Are Cats Inauspicious? What Are Various Superstitions in Various Cultures?

Sophia EvansSophia Evans

Read in 3 minutes

Cats have long been subjects of superstition and folklore in cultures around the world. While some view them as symbols of good luck, others believe they bring misfortune. In this blog, we'll explore the intriguing world of feline superstitions and how cats are perceived in different cultures.

The Black Cat: A Symbol of Superstition

Perhaps the most widely recognized feline superstition revolves around black cats. In many Western cultures, these sleek and mysterious creatures have been associated with bad luck, particularly if one crosses your path. This belief has deep historical roots and is often linked to notions of witches and their familiars. In contrast, some cultures, like Ancient Egyptians, revered black cats and believed they brought protection and good fortune.

The Unlucky Number 13

Another superstition involving cats relates to the number 13. In some cultures, it is considered unlucky to own or live with 13 cats, as this is believed to bring misfortune. This superstition may stem from the notion that the number 13 is inherently unlucky, and the presence of multiple cats amplifies this bad luck.

The Japanese Maneki-neko

In Japanese culture, the maneki-neko, or "beckoning cat," is a common talisman believed to bring good fortune and wealth. This cat figurine is often seen with one paw raised in a beckoning gesture. The left paw is believed to attract customers, while the right paw is said to bring wealth and prosperity. The maneki-neko can be found in homes, businesses, and restaurants throughout Japan and is a symbol of positive energy.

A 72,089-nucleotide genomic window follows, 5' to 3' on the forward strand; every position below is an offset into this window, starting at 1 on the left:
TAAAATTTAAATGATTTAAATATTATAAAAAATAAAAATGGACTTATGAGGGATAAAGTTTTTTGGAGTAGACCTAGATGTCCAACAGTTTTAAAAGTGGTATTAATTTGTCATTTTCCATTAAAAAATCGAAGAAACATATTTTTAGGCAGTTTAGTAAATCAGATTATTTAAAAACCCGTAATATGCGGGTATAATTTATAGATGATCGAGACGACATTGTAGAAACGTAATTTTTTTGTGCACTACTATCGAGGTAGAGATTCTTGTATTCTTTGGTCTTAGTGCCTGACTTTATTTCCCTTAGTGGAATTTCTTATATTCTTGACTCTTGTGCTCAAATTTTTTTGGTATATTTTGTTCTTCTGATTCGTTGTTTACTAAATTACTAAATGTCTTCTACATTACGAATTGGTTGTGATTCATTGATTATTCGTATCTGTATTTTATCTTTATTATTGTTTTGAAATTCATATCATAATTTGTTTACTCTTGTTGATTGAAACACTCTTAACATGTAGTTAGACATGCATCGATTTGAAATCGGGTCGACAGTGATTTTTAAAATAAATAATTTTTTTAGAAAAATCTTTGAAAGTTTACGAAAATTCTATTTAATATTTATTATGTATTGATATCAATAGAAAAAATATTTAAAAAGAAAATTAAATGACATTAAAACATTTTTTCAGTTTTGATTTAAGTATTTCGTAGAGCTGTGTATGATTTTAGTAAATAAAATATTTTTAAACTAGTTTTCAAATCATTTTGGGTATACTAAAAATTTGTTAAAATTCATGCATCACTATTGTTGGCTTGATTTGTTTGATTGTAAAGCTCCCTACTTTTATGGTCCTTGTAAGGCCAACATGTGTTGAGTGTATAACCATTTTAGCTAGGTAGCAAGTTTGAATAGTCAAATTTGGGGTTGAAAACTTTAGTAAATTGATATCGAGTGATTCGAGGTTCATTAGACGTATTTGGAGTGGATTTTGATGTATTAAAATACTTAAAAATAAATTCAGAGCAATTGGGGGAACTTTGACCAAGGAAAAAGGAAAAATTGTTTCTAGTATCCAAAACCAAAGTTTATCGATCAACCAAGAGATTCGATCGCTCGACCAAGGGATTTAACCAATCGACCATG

Cats and Ancient Egyptian Worship

Cats held a special place in ancient Egyptian society, where they were revered and even worshipped. The Egyptian goddess Bastet, often depicted with the head of a lioness or a domestic cat, was the goddess of home, fertility, and childbirth. Killing a cat, even accidentally, was considered a serious crime in ancient Egypt, punishable by death. Cats were kept as pets, and their presence was believed to bring protection and good fortune to households.

Cats in Norse Mythology

In Norse mythology, the goddess Freyja was associated with cats. She was believed to travel in a chariot pulled by two large cats, and cats were considered sacred to her. Norse people often kept cats as pets and believed they could bring good luck to their homes.

Russian Folklore and the Firebird

Russian folklore features a mystical and colorful creature known as the Firebird. In some stories, the Firebird is said to be guarded by a magical cat, which serves as a protector. The cat is described as having fur that shines like gold and eyes that sparkle like precious gems. It is a symbol of wonder and magic in Russian tales.

The Scottish "Cat Sith"

In Scottish folklore, the "Cat Sith" is a mythical creature that resembles a large black cat with a white spot on its chest. It was believed that the Cat Sith could steal the soul of the deceased before the gods could claim it. To prevent this, people would engage in various customs and rituals, such as leaving out a saucer of milk for the Cat Sith on Samhain (Halloween) to appease it and ensure the safe passage of souls.

Superstitions in Modern Times

While many of these feline superstitions have ancient origins, they continue to influence cultural beliefs and practices in modern times. Some people may still hesitate to adopt black cats, especially around Halloween, fearing they will bring bad luck. On the other hand, cat lovers and enthusiasts often celebrate the beauty and charm of all cats, regardless of superstitions.

The Diversity of Beliefs

The diverse beliefs surrounding cats in various cultures highlight the richness and complexity of human superstitions. While one culture may see cats as symbols of good fortune and protection, another may associate them with bad luck and misfortune. These beliefs are deeply rooted in cultural histories, myths, and traditions, shaping the way cats are perceived and treated.

Conclusion: Cats and the Tapestry of Superstition

Cats, with their enigmatic personalities and graceful movements, have woven themselves into the tapestry of human superstition. Whether viewed as omens of good or bad luck, these creatures continue to captivate our imaginations and inspire tales of mystery and wonder. While superstitions surrounding cats vary widely, one thing remains constant: the enduring fascination and love many people have for these remarkable animals, regardless of the beliefs that surround them.